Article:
It appears that, at least for now, the 600,000 titles are the same ones that Amazon has long offered through Kindle Direct Publishing Select–one of their e-book self-publishing programs. KDP Select requires that books only be available through Amazon. If authors want to try wider distribution through Smashwords or Barnes & Noble, they have to use a different Amazon self-publishing program.

Aside from a select few high-demand titles such as Harry Potter, the major publishers are not represented in KU. There’s no sign that Amazon is even negotiating with them at this time–though it does shed a new light on the argument Amazon is having with Hachette over e-book pricing, doesn’t it?

I’m certainly not going to take the “all self-published books are crap” line that many commentators are pushing, but let’s face it: there are thousands of self-published books lurking out there that, to be polite, could use the attention of an editor who is not related to the author. Amazon’s ability to help KU readers find the titles that will not make their eyeballs bleed or drive them to shove their Kindles into a blender will ultimately be the factor that controls whether KU lives or dies.

And that’s a big question mark right now. Under a sales model, Amazon’s success has revolved around their ability to sell in quantity. The one and two dollar books have driven Amazon’s success, because if a reader gets a clunker, they can just delete it from their library and try the next potential classic for pocket change. Under a subscription model, all books cost the same to the reader. There’s no inducement to stick with a book past the first few pages if they don’t grab you. A reader who hits a string of unappealing works is going to start thinking “Why the heck am I paying ten bucks a month for this crap?” and cancel their subscription. Amazon needs to be sure that their recommendation engine digs a bit deeper than “Another cheap title by the same author”.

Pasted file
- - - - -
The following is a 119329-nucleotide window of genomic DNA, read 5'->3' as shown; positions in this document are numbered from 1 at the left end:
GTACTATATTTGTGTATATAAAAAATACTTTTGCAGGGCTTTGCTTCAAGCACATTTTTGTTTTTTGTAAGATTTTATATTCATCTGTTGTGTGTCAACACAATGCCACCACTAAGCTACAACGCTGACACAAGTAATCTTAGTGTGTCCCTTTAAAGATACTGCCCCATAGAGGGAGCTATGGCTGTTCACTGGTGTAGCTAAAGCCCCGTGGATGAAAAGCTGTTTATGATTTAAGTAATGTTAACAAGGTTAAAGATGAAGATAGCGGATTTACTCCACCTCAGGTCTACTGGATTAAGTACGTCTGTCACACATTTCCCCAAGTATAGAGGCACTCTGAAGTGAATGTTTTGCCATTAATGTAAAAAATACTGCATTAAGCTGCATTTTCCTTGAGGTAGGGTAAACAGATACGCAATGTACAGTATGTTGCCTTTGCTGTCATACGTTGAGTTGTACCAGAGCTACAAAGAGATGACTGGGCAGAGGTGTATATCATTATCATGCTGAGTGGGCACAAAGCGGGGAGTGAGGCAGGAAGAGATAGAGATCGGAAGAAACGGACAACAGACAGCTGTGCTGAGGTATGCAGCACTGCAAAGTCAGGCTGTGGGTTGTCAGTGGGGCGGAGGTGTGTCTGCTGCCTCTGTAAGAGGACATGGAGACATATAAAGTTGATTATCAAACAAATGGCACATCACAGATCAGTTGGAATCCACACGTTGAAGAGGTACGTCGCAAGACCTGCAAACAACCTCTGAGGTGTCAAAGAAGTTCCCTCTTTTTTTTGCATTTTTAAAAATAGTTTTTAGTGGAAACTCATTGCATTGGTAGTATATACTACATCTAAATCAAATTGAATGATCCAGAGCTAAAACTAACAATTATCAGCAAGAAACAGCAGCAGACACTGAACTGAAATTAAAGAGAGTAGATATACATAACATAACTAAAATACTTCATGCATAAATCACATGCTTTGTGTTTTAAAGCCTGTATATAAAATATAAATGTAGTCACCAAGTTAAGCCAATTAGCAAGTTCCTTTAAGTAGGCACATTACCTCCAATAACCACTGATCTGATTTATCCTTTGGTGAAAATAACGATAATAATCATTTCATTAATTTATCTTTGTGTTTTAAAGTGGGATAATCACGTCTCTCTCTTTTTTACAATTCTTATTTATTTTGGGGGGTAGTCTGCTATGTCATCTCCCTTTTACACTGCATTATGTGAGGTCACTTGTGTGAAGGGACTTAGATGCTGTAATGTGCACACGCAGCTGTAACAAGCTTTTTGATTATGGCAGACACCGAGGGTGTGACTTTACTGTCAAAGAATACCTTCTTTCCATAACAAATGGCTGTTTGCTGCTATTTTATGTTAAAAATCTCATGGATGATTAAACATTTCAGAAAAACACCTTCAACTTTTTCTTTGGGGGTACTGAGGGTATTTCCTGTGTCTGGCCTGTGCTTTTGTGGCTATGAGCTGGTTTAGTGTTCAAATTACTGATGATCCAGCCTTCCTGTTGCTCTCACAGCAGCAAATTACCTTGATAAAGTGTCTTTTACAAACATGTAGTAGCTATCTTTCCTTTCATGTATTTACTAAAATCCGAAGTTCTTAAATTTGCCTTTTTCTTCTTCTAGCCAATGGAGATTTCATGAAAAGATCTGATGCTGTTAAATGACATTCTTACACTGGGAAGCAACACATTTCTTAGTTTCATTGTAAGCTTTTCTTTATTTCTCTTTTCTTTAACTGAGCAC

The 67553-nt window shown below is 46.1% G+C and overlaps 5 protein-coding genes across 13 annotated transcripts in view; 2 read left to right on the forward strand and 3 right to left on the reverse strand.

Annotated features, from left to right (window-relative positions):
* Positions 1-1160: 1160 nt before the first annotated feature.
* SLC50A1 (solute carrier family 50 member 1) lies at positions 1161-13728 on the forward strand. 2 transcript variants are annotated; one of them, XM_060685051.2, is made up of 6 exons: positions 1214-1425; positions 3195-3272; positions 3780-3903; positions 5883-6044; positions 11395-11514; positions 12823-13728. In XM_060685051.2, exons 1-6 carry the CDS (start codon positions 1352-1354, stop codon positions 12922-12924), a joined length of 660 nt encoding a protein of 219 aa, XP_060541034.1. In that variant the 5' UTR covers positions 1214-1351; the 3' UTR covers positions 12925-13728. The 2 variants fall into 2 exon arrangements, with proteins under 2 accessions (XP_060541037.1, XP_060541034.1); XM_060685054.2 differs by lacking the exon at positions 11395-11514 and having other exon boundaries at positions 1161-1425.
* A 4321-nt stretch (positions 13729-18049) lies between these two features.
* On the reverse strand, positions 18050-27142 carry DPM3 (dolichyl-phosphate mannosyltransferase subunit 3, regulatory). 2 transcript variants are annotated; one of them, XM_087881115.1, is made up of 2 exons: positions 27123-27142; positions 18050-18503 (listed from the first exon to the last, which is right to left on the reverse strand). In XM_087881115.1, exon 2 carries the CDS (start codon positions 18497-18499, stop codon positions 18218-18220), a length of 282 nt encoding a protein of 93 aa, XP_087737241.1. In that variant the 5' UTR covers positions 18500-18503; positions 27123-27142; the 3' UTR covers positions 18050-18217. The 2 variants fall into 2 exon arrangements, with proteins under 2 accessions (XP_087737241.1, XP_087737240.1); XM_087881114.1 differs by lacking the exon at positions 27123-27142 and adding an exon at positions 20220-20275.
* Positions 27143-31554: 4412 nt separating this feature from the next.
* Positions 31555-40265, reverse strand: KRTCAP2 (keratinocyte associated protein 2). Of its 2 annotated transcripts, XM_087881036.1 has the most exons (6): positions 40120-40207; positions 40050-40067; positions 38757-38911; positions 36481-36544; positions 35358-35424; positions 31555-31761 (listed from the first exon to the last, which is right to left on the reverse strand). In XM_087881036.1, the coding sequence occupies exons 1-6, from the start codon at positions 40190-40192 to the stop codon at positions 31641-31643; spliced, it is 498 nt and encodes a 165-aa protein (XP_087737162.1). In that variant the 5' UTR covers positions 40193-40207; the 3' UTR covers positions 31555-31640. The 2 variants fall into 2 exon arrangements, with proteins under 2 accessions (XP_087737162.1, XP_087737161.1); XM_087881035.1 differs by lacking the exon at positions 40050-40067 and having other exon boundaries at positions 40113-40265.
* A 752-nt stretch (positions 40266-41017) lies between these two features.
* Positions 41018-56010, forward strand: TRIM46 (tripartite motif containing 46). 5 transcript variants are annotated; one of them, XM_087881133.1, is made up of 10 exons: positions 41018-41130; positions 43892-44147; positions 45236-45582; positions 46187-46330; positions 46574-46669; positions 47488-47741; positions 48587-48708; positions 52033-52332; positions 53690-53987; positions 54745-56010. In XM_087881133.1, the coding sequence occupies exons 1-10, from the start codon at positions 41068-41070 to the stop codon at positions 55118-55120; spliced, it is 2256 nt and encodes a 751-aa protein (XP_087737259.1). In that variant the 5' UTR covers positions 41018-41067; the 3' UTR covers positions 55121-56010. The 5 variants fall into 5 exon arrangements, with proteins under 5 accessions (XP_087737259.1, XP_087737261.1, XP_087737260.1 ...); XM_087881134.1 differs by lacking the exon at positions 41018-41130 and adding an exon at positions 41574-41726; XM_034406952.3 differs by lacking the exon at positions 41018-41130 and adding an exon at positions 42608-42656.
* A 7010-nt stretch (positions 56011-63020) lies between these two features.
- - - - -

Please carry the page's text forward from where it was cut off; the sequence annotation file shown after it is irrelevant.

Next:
And, speaking of authors, what’s the benefit of KU to the author?

Well… From my admittedly biased position, not a whole lot. According to one writer, Amazon will be setting aside a pool of money in something called the “KDP Select Global Fund”. That pool will vary in size from month to month based on “all factors that impact the KDP Select fund,” whatever that means. Every time a reader reads more than 10% of your book, you get a share of the KDP Select fund.

I don’t have any problem with the 10% or more rule. That’s twenty to thirty pages for a typical adult novel, and if you can’t intrigue readers enough to hold them that long, well, maybe the book wasn’t quite ready for release. In reality, I suspect most readers are going to make the decision to keep going within the first couple of pages, a habit picked up through browsing the shelves in book stores. If you hook them for long enough to get through Page Two, you’ll probably keep them through Page Twenty and get your payment.

My objection is to the unknown and variable amount of that payment. The typical author’s contract gives them 25% of the price of an e-book sale (although Amazon’s rates for self-publishers vary from, I believe, 70% if the book is under $4, down to 20% if it’s over $10–again, the sales model is built around selling a huge pile of cheap books). Under the subscription model, the author gets an unknown percentage of an unknown amount. How does Amazon set the size of the fund? Does the author’s share vary based on the “sell” price of the book? Only Amazon knows and they’re not telling.